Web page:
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Preventing Brucellosis in the Bedouin Society in Israel
ISSN: 2161-0711

Journal of Community Medicine & Health Education
Open Access

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Preventing Brucellosis in the Bedouin Society in Israel

Stahl Z1*, Alsana F1, Dochan L1, Haas EJ2 and Gdalevich M3
1Department of Community Health, Joyce and Irving Goldman Medical School, Ben Gurion University of the Negev, Israel
2Department of Pediatrics, Joyce and Irving Goldman Medical School, Ben Gurion University of the Negev, Israel
3Department of Public Health, Joyce and Irving Goldman Medical School, Ben Gurion University of the Negev, Israel
*Corresponding Author: Stahl Z, Department of Community Health, Joyce and Irving Goldman Medical School, Ben Gurion University of Negev, Southern District Health Office, Israel, Tel: +972-50-6242106, Fax: +972-8-6263587, Email: [email protected]

Received Date: Dec 05, 2017 / Accepted Date: Dec 18, 2017 / Published Date: Dec 20, 2017

Abstract

Background: Brucellosis is endemic in the Bedouin population of southern Israel, where Poor hygiene and traditional practices including home dairy preparations, animal breeding methods contribute to disease spread. The raising of livestock has great importance in Bedouin culture. Commonly, herds of sheep, goats and camels are maintained in close proximity to living accommodations, resulting in a higher exposure to the disease. The Objectives of this study is to prevent Brucellosis in the Bedouin Society, by locating the source of infection and providing health education and promotion activates to families and Society.

Methods: In Israel, Brucellosis is mandatorily notifiable since 1951. New cases are reported to the District Health Office (DHO) of the Ministry of Health and subsequently incidence rates or summarized. Epidemiological investigations that attempt to locate the source of infection preform control measures as a prevention program with health promotion and termination of infected herds if required with concurrent fair compensation of farmers.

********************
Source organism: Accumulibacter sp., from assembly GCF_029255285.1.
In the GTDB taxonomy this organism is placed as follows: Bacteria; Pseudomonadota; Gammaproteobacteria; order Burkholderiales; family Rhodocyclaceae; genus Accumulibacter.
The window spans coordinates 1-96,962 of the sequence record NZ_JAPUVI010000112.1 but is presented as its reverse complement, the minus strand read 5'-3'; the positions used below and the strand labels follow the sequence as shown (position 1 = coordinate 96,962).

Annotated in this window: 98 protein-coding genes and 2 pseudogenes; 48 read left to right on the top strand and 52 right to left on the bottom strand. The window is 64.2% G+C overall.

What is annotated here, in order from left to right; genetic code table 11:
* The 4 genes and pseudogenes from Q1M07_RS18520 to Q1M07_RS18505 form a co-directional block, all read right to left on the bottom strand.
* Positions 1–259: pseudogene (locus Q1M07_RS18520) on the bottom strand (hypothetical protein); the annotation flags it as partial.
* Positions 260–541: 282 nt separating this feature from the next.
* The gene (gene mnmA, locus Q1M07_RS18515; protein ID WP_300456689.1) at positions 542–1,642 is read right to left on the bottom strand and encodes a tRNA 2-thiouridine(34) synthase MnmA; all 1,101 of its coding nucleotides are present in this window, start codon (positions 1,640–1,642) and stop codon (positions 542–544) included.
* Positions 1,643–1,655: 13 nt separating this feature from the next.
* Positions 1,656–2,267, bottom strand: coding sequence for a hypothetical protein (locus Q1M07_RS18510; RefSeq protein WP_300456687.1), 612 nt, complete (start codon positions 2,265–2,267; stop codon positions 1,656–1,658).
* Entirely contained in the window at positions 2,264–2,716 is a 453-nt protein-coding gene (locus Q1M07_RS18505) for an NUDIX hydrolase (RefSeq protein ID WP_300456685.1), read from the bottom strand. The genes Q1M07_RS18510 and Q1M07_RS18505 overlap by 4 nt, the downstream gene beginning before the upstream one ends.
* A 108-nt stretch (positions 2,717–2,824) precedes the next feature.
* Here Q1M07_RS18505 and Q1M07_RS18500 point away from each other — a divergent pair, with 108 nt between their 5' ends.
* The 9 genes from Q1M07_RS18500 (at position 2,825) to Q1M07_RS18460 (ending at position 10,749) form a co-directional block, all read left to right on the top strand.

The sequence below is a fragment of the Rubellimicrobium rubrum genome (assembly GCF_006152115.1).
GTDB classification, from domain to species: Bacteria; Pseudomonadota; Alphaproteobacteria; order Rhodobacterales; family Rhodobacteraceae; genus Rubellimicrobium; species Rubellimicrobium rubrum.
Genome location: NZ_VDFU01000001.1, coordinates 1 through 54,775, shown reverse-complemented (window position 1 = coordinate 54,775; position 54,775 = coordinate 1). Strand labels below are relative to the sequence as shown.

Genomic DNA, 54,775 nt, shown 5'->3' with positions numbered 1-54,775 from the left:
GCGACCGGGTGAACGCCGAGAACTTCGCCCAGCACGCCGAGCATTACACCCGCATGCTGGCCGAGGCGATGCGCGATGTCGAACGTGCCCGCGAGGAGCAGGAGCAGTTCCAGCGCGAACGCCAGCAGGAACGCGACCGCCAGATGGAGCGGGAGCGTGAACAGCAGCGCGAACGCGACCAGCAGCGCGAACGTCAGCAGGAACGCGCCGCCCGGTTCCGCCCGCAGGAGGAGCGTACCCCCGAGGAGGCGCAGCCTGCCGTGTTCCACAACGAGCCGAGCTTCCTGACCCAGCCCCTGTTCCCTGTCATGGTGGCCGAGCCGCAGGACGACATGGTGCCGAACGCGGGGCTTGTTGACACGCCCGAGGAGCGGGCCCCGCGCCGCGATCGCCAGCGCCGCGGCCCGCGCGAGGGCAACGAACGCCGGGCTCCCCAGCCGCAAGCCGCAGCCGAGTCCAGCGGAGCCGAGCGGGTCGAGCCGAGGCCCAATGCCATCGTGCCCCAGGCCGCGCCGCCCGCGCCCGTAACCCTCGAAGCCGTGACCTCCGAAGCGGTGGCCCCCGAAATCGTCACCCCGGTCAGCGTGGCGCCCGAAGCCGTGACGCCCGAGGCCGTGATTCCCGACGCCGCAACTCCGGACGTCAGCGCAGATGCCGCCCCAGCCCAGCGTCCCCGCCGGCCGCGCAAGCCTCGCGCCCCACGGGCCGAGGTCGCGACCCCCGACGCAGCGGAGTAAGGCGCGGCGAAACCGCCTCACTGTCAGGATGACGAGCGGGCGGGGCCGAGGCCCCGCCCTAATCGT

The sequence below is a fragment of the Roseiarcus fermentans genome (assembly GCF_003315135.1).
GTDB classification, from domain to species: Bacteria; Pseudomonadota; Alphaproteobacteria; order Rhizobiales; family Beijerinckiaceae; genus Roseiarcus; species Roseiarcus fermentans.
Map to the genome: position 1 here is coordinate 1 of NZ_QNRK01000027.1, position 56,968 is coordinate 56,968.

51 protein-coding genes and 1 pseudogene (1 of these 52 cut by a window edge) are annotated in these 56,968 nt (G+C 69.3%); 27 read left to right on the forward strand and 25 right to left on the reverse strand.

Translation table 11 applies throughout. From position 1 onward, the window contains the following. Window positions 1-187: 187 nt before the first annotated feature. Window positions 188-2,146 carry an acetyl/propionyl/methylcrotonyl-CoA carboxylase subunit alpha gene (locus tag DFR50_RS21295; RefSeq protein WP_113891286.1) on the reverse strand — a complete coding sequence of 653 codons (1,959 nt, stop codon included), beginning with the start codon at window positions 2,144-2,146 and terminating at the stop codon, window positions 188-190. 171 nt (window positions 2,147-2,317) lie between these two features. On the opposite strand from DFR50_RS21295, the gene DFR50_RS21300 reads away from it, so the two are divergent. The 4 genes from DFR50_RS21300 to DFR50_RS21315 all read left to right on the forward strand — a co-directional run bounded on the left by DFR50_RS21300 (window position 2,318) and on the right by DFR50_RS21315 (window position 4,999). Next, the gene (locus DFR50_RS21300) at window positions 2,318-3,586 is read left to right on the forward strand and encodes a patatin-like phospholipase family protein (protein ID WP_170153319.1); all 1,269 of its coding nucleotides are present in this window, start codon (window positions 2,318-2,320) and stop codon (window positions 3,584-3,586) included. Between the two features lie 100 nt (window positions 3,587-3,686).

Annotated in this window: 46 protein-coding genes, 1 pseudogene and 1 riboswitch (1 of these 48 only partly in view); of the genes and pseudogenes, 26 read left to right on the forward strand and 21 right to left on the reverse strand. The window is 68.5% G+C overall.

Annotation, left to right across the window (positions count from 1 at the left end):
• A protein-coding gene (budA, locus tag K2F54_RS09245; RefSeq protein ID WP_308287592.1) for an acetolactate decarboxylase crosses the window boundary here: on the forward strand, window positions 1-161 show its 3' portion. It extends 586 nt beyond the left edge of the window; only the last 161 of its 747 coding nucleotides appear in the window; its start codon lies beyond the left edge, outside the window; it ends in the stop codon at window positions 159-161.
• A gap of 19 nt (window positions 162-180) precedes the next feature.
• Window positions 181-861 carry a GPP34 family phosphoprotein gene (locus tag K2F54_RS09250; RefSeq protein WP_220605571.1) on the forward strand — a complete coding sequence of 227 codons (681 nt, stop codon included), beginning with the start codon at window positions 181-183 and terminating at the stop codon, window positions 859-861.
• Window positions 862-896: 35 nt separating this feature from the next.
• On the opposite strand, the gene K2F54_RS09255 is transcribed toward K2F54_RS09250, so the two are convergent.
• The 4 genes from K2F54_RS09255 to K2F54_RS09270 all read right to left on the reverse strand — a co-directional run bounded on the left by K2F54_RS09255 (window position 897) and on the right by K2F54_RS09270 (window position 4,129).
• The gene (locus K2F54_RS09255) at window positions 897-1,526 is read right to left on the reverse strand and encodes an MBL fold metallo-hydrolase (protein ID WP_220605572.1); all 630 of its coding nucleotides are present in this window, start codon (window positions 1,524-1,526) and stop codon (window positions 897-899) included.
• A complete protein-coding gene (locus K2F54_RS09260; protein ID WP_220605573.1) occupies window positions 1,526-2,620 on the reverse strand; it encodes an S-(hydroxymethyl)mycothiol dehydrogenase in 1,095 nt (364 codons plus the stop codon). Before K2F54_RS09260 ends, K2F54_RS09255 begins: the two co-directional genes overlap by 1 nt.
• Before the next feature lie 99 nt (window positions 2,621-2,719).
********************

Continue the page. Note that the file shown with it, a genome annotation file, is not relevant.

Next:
Results and Actions: The incidence of the disease is on the rise within this population. In 2003 the incidence was 18 per 100,000, yet in 2013 the incidence rate increased almost sevenfold. To control the problem, the Southern DHO established a prevention program. Veterinary services and Bedouin community leaders partnered with public health officials in order to improve herd’s vaccination rates, and to locate and eliminate infected stock. Despite these steps, the incidence continues to rise, reaching 154/100,000 in 2014.

Conclusions: In order to eradicate brucellosis among the Negev Bedouins, health promotion steps are necessary, but not sufficient and a comprehensive Health Education intervention must be integrated as part of overall policy, including the proper examination of livestock, termination of infected herds, compensation of farmers and advanced culturally and socially sensitive media interventions.

Keywords: Brucellosis; Bedouin; Health promotion

Strengths And Limitations Of This Study

• Limited and preliminary information data collected by the Ministry of Agriculture Veterinary Services regarding the number of the Brucella infected small herds family owned in the Negev.

• One other limitation of this study is the implementation of the activities proposed in this paper they can be challenging, especially terminating the infected herds at the local level of small herds within homes and in "dispersal" communities.

• The maim strength of this study is the fact that the data presented in this paper regarding Brucellosis in the Bedouin population are from information reported mandatorily. New cases are reported to the District Health Office of the Ministry of Health and subsequently summarized locally and nationally. Thus, we will have date regarding success or failure of Preventing Brucellosis in the Bedouin Society.

Introduction